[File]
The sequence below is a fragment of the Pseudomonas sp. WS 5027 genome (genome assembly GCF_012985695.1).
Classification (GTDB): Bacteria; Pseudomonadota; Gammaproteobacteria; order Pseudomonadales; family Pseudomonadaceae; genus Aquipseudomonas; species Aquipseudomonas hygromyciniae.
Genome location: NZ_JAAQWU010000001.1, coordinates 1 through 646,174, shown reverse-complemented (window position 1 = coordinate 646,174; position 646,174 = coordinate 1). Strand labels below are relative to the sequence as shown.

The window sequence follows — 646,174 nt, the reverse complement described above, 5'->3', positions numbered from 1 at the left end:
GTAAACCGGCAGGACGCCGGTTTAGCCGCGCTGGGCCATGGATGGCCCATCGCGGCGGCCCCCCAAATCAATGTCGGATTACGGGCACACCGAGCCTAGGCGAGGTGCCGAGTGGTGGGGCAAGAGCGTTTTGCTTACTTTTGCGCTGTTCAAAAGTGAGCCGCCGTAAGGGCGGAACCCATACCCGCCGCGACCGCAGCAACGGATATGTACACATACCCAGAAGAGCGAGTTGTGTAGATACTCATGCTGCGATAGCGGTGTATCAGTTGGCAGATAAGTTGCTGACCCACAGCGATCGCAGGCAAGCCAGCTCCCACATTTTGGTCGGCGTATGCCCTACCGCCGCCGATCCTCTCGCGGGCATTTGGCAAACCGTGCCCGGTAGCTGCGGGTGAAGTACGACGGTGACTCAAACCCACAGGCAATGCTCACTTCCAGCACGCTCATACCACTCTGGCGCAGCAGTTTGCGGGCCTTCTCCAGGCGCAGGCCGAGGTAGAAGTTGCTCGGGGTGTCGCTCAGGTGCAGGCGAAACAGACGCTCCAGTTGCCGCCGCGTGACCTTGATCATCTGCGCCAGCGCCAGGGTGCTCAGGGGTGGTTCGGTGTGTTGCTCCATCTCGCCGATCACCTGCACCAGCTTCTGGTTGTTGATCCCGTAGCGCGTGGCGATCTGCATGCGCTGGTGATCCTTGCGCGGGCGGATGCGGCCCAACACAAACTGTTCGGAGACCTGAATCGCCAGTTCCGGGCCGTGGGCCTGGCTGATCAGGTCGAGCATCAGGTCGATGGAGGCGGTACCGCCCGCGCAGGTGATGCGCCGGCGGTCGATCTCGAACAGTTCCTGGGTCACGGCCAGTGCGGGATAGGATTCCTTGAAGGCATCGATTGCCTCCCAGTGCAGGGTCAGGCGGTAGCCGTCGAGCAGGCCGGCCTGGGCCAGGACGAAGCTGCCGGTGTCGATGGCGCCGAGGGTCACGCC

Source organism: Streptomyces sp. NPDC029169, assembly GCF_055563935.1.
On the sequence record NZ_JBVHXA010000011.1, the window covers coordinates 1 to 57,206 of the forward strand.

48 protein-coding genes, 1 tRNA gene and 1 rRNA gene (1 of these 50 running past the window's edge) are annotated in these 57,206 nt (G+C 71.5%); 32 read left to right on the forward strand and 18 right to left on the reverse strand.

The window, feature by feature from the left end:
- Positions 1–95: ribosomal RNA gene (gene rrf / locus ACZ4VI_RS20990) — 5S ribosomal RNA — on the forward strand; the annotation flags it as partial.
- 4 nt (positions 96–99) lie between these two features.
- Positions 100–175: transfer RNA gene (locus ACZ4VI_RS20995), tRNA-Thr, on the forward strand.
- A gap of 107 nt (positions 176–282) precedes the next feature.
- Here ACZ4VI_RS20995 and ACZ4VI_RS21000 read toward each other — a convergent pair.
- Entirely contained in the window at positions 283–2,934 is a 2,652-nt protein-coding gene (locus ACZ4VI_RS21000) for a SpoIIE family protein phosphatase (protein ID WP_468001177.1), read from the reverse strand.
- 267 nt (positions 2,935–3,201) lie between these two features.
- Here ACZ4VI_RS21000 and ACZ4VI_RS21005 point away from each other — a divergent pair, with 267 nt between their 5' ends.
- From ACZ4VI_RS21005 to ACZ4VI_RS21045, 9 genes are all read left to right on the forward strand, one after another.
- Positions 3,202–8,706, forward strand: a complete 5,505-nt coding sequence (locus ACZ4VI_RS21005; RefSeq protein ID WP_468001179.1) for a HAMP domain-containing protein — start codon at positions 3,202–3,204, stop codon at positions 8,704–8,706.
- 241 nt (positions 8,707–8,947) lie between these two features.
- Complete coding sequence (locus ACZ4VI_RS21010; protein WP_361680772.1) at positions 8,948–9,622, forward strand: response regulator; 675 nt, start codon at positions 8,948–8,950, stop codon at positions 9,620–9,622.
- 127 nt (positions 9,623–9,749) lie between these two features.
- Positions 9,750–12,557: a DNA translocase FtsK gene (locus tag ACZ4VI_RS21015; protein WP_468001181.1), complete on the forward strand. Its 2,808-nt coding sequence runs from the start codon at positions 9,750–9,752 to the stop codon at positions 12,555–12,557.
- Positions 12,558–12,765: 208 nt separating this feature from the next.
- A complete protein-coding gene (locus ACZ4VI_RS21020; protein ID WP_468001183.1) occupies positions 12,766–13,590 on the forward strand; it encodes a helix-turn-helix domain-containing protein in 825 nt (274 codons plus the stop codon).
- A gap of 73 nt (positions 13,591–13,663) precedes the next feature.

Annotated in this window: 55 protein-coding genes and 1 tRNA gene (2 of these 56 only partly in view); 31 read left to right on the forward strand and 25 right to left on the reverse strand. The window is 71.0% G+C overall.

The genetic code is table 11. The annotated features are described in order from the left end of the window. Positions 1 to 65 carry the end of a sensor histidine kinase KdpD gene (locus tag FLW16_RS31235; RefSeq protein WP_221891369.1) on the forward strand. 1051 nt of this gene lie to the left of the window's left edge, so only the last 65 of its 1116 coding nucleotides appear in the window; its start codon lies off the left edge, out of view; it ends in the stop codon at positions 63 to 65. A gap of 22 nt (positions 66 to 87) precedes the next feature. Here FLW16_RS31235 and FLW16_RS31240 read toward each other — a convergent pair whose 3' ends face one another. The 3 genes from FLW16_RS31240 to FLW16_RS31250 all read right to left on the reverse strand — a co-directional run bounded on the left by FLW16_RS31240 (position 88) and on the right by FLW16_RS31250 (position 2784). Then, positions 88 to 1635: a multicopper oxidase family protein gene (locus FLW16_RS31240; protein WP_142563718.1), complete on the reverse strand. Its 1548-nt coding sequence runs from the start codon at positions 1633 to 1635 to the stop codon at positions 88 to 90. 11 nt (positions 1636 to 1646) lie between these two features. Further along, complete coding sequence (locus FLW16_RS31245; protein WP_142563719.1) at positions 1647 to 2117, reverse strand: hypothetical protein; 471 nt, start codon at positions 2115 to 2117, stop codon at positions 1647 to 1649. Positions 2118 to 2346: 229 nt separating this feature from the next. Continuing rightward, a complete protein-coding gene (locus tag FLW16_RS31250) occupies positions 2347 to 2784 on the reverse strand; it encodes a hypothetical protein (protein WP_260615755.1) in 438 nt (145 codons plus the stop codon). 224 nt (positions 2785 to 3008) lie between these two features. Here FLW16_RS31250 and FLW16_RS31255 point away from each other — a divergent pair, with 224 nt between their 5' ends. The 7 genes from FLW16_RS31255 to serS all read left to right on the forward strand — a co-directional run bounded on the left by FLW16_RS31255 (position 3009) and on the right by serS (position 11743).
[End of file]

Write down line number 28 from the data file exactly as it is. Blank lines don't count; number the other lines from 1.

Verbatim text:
The genetic code is table 11. The annotated features are described in order from the left end of the window. Positions 1 to 65 carry the end of a sensor histidine kinase KdpD gene (locus tag FLW16_RS31235; RefSeq protein WP_221891369.1) on the forward strand. 1051 nt of this gene lie to the left of the window's left edge, so only the last 65 of its 1116 coding nucleotides appear in the window; its start codon lies off the left edge, out of view; it ends in the stop codon at positions 63 to 65. A gap of 22 nt (positions 66 to 87) precedes the next feature. Here FLW16_RS31235 and FLW16_RS31240 read toward each other — a convergent pair whose 3' ends face one another. The 3 genes from FLW16_RS31240 to FLW16_RS31250 all read right to left on the reverse strand — a co-directional run bounded on the left by FLW16_RS31240 (position 88) and on the right by FLW16_RS31250 (position 2784). Then, positions 88 to 1635: a multicopper oxidase family protein gene (locus FLW16_RS31240; protein WP_142563718.1), complete on the reverse strand. Its 1548-nt coding sequence runs from the start codon at positions 1633 to 1635 to the stop codon at positions 88 to 90. 11 nt (positions 1636 to 1646) lie between these two features. Further along, complete coding sequence (locus FLW16_RS31245; protein WP_142563719.1) at positions 1647 to 2117, reverse strand: hypothetical protein; 471 nt, start codon at positions 2115 to 2117, stop codon at positions 1647 to 1649. Positions 2118 to 2346: 229 nt separating this feature from the next. Continuing rightward, a complete protein-coding gene (locus tag FLW16_RS31250) occupies positions 2347 to 2784 on the reverse strand; it encodes a hypothetical protein (protein WP_260615755.1) in 438 nt (145 codons plus the stop codon). 224 nt (positions 2785 to 3008) lie between these two features. Here FLW16_RS31250 and FLW16_RS31255 point away from each other — a divergent pair, with 224 nt between their 5' ends. The 7 genes from FLW16_RS31255 to serS all read left to right on the forward strand — a co-directional run bounded on the left by FLW16_RS31255 (position 3009) and on the right by serS (position 11743).